Tuesday, January 12, 2010

Abigail Adams

I set a goal for myself a couple of years ago to read a biography of every American president. Of course, while reading their bios, I've gotten a bit distracted to read about other famous Americans in their orbit: Alexander Hamilton, Dolley Madison, etc. And some presidents suffer from a lack of good biographies. For James Madison I was forced to choose between a dry 783 page tome or a equally dry 200 page volume that focused only on his presidency. I chose the shorter one with the hopes that eventually a better book will be released and I'll revisit Mr. Madison. The fifth president, James Monroe, gave me only one option, a bland recitation of the facts of his presidency written by former presidential hopeful Gary Hart. After finishing it, I couldn't tell you a single thing about the man, including a coherent definition of his famous Monroe Doctrine. Thank goodness Harlow Giles Unger released a fantastic biography of Monroe that really shed light on the president and his wife Elizabeth. I'm currently up to John Quincy Adams in my quest, which means I'm averaging about three presidents a year. At this rate, I won't be done for another twelve years, but by that time we'll have at least one more president, maybe three more, and I'm certain that I will again get distracted and end up reading several more related books (Mary Todd Lincoln anyone?).

The two books I'm reviewing today were delightful detours on my quest.

Abigail Adams by Woody Holton is a timely and vital update to the well-known second First Lady of the United States. Abigail Adams has gained a place in history as the Dear Friend of her husband John Adams, as well as for her famed Remember the Ladies letter to him during the American Revolution. Previous biographies of her and her husband have treated her as a spunky but devoted wife of a Founding Father, but Holton brings completely new aspects of her to life in this well researched and enjoyable read. The author views Adams through the lens of her desire for women's right to education and to own property, so many anecdotes and letters are related strengthening support for that portion of Adams' life. While several other Founding Fathers ended up in abject poverty after their terms in office, John Adams' family lived in comfort and prosperity. Much of this was due to Abigail's watchful care of their property as well as her selling of European goods during the War when those goods were hard to come by. She carefully avoided becoming known as a merchant, but added to the family's wealth, as well as her own. In a time when women couldn't own property or manage their own money, Abigail was accruing enormous wealth through speculation on government bonds. She never allowed worries about money to distract her from caring for her large extended family. She took in children belonging to her sisters, cousins, and own children, always providing a place of refuge for those in need. She kept an active hand in the lives of those she loved, never afraid to offer her opinion and advice. She faced much tragedy in her life: the death of a thirteen month old girl, stillbirth, the death of her wastrel son Charlie, and breast cancer in her beloved eldest child, Nabby. John and Abigail were also separated for many years of their marriage as he served the emerging nation, but that led to a wealth of correspondence between the two that allows Holton, and other biographers, to interpret and understand the relationship between the two. Abigail, under Holton's pen, emerges as a fascinating and intelligent woman determined to care for those she loved and unafraid to buck tradition in order to do so.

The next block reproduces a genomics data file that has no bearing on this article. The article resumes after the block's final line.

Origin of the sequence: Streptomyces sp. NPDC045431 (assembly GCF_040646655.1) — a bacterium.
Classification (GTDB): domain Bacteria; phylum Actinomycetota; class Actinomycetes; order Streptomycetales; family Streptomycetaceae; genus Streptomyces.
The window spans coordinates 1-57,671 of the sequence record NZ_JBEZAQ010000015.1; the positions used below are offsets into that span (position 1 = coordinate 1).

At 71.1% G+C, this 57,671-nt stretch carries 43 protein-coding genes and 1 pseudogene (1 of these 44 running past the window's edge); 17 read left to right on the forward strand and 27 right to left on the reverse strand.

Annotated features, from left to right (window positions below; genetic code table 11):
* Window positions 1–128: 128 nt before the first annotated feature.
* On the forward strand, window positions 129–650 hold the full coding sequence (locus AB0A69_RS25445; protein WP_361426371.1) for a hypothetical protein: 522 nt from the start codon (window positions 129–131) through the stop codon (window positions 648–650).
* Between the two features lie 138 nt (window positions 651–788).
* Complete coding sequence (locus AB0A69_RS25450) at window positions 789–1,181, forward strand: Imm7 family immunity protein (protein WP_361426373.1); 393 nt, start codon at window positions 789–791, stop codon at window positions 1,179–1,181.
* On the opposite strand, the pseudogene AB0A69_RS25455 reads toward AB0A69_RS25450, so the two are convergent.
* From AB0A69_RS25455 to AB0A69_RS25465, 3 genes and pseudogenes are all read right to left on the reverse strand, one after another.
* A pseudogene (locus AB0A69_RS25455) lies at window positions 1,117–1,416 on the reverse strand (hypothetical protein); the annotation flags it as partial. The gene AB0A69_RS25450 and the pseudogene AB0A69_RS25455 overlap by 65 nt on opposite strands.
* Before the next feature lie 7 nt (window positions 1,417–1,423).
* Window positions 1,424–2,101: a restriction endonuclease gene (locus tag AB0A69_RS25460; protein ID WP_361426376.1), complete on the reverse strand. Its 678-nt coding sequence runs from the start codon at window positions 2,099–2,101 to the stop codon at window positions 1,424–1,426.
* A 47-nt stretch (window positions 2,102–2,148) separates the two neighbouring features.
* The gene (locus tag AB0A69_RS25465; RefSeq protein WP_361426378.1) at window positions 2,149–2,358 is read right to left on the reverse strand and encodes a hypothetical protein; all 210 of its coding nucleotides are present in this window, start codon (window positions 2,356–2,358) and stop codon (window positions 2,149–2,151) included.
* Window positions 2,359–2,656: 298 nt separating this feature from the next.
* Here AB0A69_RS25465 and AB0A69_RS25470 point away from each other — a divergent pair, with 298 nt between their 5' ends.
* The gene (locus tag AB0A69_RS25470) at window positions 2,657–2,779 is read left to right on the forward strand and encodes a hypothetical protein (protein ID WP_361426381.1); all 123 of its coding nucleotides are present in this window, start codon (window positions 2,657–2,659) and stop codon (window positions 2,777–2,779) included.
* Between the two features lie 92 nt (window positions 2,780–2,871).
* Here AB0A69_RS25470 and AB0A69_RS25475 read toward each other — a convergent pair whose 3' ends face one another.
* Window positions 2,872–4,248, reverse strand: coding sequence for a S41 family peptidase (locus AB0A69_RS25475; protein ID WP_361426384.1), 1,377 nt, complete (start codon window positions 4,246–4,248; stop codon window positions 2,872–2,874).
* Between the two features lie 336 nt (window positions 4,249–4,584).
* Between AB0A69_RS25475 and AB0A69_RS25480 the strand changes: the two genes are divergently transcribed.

The Ninth Daughter by Barbara Hamilton is the first in a historical mystery series starring Abigail Adams. Abigail stumbles upon a brutal murder of a mysterious woman when she stops to visit her friend, Rebecca Malvern. Before alerting the watch to the death, she informs Sam Adams and the other Sons of Liberty because Rebecca was a contact within the organization. In the course of ensuring that the British authorities won't discover any information about the revolutionary group, they destroy much of the evidence. Abigail is so enraged at the idea of the murderer escaping justice that she starts investigating the crime herself, especially when she discovers that Rebecca has disappeared and may have fled the scene because she recognized the man. Perhaps he is a Son of Liberty, putting the entire group under suspicion. Abigail must work with a British lieutenant when her husband John is arrested for the crime. This murder may put the entire American cause in jeopardy. Hamilton has done her research about the life of Adams and fills the pages with many real people along with historical detail that brings 1774 Boston to life. Hamilton also portrays Adams remarkably well and by making the crime one that threatens friends and family makes her interference in the investigation realistic. Those familiar with Adams will be pleased by the portrayal, and those who aren't will be intrigued by this spunky, smart Founding Mother. I can't wait to read the next book in the series.

An interesting fact about the first five presidents: only one had a son who accomplished anything in his life. George Washington had no children of his own. John Adams had three sons; two of which became drunken wastrels who destroyed their families, and his only daughter who lived to adulthood married a man who couldn't keep a job. Of course, his son John Quincy Adams became the sixth president and was an illustrious statesman. Thomas Jefferson had only two daughters, one of whom died young. James Madison had no children of his own, only a stepson whose gambling debts and financial mismanagement drove the entire family into debt. James Monroe had only two daughters. It's interesting to note that these men who founded our country had a difficult time founding a family.